Rockstar Robots make up the cream of the crop in the world of robotics. These are the bots that will turn heads with just their name being uttered. Even those who don’t stay on top of who’s making what should recognize a famous robot or two when they see it.
For the month of May, to celebrate the latest Make: issue on robotics, we’re going to be sharing many robot celebrities so you can know who is who the next time you’re at a robot gathering.
While we don’t yet have the technology to build androids or other robots such as the Terminator, we do have the technology to build extremely agile all-terrain pack mules of sorts. At least that’s what Massachusetts-based Boston Dynamics calls their BigDog quadrupedal robot designed for use in rough terrain.
A series of videos were released showing BigDog and its subsequent siblings demonstrating their prowess to traverse different types of terrain in different environments with the eerie ability to remain upright even while being kicked. The DARPA (Defense Advanced Research Project Agency) funded robot is equipped with hydraulic actuated legs to propel its 240lbs body. The beast is outfitted with a host of sensors that provide it to beware of its surroundings of sorts as well as giving remote users situational awareness.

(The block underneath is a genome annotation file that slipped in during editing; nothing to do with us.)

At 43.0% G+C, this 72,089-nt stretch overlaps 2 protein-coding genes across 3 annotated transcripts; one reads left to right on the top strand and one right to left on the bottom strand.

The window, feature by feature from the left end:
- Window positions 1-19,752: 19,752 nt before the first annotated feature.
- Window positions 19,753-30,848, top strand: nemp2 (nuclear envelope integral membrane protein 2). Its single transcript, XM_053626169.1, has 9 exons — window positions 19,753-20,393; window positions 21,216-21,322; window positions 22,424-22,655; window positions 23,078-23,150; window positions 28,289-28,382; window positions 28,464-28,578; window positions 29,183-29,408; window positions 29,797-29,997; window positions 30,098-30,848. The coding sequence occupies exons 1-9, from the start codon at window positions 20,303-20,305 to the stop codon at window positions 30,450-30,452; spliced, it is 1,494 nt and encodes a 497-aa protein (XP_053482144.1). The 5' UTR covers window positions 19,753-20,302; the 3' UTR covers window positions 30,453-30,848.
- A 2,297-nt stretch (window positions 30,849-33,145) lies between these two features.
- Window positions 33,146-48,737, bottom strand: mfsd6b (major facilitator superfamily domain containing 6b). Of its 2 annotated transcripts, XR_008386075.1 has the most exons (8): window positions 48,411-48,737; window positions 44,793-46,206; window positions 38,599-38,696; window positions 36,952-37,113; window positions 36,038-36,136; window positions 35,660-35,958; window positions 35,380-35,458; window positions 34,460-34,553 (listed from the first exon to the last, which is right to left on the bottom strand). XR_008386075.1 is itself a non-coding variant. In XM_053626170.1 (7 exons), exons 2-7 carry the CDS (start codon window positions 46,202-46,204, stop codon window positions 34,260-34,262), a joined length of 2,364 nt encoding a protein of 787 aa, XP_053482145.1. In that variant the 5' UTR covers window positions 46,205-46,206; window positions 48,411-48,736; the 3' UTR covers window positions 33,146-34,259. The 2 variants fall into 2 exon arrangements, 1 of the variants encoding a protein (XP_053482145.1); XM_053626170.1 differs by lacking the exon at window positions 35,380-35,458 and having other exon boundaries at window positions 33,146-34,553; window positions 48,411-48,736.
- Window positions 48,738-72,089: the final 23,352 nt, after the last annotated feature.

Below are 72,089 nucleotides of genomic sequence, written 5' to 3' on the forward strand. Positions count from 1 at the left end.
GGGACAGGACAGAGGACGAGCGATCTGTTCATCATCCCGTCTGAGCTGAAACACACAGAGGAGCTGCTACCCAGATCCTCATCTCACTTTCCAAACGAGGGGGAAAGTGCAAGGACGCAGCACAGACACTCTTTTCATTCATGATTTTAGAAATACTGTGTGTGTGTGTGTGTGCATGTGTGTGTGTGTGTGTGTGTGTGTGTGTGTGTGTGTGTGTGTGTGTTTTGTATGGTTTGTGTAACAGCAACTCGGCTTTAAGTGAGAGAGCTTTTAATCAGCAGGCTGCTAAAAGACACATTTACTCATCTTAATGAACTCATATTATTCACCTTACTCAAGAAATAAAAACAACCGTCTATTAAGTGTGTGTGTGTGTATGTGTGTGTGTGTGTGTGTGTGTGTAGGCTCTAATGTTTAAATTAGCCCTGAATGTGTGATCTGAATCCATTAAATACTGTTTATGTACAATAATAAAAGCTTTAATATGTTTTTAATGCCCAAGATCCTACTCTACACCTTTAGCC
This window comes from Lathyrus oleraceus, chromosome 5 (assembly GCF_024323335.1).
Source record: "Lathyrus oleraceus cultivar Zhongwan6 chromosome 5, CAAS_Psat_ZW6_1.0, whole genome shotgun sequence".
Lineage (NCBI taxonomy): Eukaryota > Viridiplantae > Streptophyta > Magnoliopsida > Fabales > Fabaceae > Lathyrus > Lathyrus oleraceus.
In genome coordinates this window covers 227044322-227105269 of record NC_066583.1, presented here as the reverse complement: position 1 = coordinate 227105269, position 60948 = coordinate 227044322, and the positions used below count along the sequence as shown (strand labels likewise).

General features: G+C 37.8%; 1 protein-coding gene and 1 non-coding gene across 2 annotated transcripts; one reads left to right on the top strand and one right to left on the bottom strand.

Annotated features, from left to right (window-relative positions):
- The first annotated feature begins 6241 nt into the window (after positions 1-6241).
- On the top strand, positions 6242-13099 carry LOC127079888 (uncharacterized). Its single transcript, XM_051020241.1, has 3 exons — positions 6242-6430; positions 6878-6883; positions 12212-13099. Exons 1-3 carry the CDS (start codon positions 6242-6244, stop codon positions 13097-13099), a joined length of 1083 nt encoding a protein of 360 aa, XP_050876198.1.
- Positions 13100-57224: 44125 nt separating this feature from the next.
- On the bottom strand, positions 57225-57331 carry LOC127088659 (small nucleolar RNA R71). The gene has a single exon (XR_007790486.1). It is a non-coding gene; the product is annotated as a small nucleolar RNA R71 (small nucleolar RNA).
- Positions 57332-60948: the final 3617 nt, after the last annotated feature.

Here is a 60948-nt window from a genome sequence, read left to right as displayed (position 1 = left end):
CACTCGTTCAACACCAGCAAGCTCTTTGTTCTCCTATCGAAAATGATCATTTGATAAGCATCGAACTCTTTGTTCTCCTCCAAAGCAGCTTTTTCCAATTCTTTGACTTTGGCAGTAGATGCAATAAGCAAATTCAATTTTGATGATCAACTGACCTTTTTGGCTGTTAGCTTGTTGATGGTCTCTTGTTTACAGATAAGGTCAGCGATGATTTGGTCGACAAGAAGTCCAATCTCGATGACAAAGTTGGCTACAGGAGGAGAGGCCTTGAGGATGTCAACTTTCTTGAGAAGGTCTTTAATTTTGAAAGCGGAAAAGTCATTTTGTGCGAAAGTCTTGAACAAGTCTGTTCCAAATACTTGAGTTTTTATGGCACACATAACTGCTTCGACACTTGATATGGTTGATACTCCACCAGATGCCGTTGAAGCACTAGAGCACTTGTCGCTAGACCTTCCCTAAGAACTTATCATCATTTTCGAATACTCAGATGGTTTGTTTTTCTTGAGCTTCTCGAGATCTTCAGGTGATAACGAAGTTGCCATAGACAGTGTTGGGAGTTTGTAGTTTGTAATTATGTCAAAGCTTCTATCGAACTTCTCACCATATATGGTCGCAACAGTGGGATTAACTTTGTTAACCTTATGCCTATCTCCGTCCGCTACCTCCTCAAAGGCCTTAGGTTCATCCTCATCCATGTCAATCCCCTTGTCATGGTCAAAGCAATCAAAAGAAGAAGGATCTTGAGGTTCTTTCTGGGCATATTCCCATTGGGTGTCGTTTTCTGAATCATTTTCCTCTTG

Sensors on BigDog’s legs provide the robot a “sense” of balance, making it difficult to knock over, even while being kicked. In fact, there are seven sensors that help to maintain that balance including joint position/force, ground contact, load, gyroscope, LIDAR, and a stereo vision system.
BigDog has the ability to run at 4mph, climb inclines of up to 35°, and is capable of carrying a 340lbs load while doing so, making it a great companion for soldiers and first responders. Boston Dynamics currently has 5 versions of the BigDog line that decrease in size with each new model. While each new version retains the abilities of the bigger models, they lose the amount of weight they can carry. It’s unclear as of yet when these robots will enter service as each are still being developed, but one thing is for certain: They will be utilized at some point in the future.